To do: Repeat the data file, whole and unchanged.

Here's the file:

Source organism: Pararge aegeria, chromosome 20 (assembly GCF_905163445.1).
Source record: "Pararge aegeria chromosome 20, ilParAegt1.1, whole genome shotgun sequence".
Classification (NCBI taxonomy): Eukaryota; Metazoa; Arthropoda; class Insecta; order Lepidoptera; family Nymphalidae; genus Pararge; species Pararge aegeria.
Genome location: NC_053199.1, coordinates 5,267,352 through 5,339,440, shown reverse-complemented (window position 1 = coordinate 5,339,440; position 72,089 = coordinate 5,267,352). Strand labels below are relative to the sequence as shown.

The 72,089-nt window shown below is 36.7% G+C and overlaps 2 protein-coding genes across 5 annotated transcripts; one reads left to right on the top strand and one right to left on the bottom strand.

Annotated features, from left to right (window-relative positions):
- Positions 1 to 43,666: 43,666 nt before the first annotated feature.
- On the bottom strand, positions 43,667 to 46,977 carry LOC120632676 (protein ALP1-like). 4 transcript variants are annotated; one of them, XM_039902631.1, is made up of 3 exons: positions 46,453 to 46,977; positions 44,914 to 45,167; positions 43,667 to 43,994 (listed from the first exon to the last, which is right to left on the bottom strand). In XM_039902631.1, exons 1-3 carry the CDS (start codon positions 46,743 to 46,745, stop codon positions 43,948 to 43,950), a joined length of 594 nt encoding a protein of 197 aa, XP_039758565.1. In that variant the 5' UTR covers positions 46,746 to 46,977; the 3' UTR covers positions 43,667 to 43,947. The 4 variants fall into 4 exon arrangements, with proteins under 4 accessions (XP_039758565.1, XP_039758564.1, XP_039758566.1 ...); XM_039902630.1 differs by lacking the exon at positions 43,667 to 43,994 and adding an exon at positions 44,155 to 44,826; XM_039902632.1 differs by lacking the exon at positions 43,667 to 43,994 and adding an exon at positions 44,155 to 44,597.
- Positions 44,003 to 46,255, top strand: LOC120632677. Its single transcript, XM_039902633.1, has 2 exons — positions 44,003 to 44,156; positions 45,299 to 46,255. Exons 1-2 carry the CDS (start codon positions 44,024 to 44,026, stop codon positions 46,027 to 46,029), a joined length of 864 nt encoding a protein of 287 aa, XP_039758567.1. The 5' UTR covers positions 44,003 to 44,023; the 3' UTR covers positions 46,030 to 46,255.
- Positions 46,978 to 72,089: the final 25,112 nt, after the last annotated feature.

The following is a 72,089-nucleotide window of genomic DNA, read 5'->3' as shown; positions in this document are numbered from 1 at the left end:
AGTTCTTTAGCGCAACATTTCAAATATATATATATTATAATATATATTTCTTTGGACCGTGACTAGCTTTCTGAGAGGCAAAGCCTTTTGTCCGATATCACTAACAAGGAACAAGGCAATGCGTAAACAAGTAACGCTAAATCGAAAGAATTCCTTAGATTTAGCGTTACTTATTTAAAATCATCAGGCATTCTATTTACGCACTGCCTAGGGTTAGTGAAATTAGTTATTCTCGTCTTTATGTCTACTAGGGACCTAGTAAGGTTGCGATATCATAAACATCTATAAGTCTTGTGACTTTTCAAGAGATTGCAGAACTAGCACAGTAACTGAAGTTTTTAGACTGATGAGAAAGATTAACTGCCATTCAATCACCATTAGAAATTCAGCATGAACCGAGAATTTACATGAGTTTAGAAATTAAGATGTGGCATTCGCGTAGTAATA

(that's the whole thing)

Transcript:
Source organism: Pararge aegeria, chromosome 20 (assembly GCF_905163445.1).
Source record: "Pararge aegeria chromosome 20, ilParAegt1.1, whole genome shotgun sequence".
Classification (NCBI taxonomy): Eukaryota; Metazoa; Arthropoda; class Insecta; order Lepidoptera; family Nymphalidae; genus Pararge; species Pararge aegeria.
Genome location: NC_053199.1, coordinates 5,267,352 through 5,339,440, shown reverse-complemented (window position 1 = coordinate 5,339,440; position 72,089 = coordinate 5,267,352). Strand labels below are relative to the sequence as shown.

The 72,089-nt window shown below is 36.7% G+C and overlaps 2 protein-coding genes across 5 annotated transcripts; one reads left to right on the top strand and one right to left on the bottom strand.

Annotated features, from left to right (window-relative positions):
- Positions 1 to 43,666: 43,666 nt before the first annotated feature.
- On the bottom strand, positions 43,667 to 46,977 carry LOC120632676 (protein ALP1-like). 4 transcript variants are annotated; one of them, XM_039902631.1, is made up of 3 exons: positions 46,453 to 46,977; positions 44,914 to 45,167; positions 43,667 to 43,994 (listed from the first exon to the last, which is right to left on the bottom strand). In XM_039902631.1, exons 1-3 carry the CDS (start codon positions 46,743 to 46,745, stop codon positions 43,948 to 43,950), a joined length of 594 nt encoding a protein of 197 aa, XP_039758565.1. In that variant the 5' UTR covers positions 46,746 to 46,977; the 3' UTR covers positions 43,667 to 43,947. The 4 variants fall into 4 exon arrangements, with proteins under 4 accessions (XP_039758565.1, XP_039758564.1, XP_039758566.1 ...); XM_039902630.1 differs by lacking the exon at positions 43,667 to 43,994 and adding an exon at positions 44,155 to 44,826; XM_039902632.1 differs by lacking the exon at positions 43,667 to 43,994 and adding an exon at positions 44,155 to 44,597.
- Positions 44,003 to 46,255, top strand: LOC120632677. Its single transcript, XM_039902633.1, has 2 exons — positions 44,003 to 44,156; positions 45,299 to 46,255. Exons 1-2 carry the CDS (start codon positions 44,024 to 44,026, stop codon positions 46,027 to 46,029), a joined length of 864 nt encoding a protein of 287 aa, XP_039758567.1. The 5' UTR covers positions 44,003 to 44,023; the 3' UTR covers positions 46,030 to 46,255.
- Positions 46,978 to 72,089: the final 25,112 nt, after the last annotated feature.

The following is a 72,089-nucleotide window of genomic DNA, read 5'->3' as shown; positions in this document are numbered from 1 at the left end:
AGTTCTTTAGCGCAACATTTCAAATATATATATATTATAATATATATTTCTTTGGACCGTGACTAGCTTTCTGAGAGGCAAAGCCTTTTGTCCGATATCACTAACAAGGAACAAGGCAATGCGTAAACAAGTAACGCTAAATCGAAAGAATTCCTTAGATTTAGCGTTACTTATTTAAAATCATCAGGCATTCTATTTACGCACTGCCTAGGGTTAGTGAAATTAGTTATTCTCGTCTTTATGTCTACTAGGGACCTAGTAAGGTTGCGATATCATAAACATCTATAAGTCTTGTGACTTTTCAAGAGATTGCAGAACTAGCACAGTAACTGAAGTTTTTAGACTGATGAGAAAGATTAACTGCCATTCAATCACCATTAGAAATTCAGCATGAACCGAGAATTTACATGAGTTTAGAAATTAAGATGTGGCATTCGCGTAGTAATA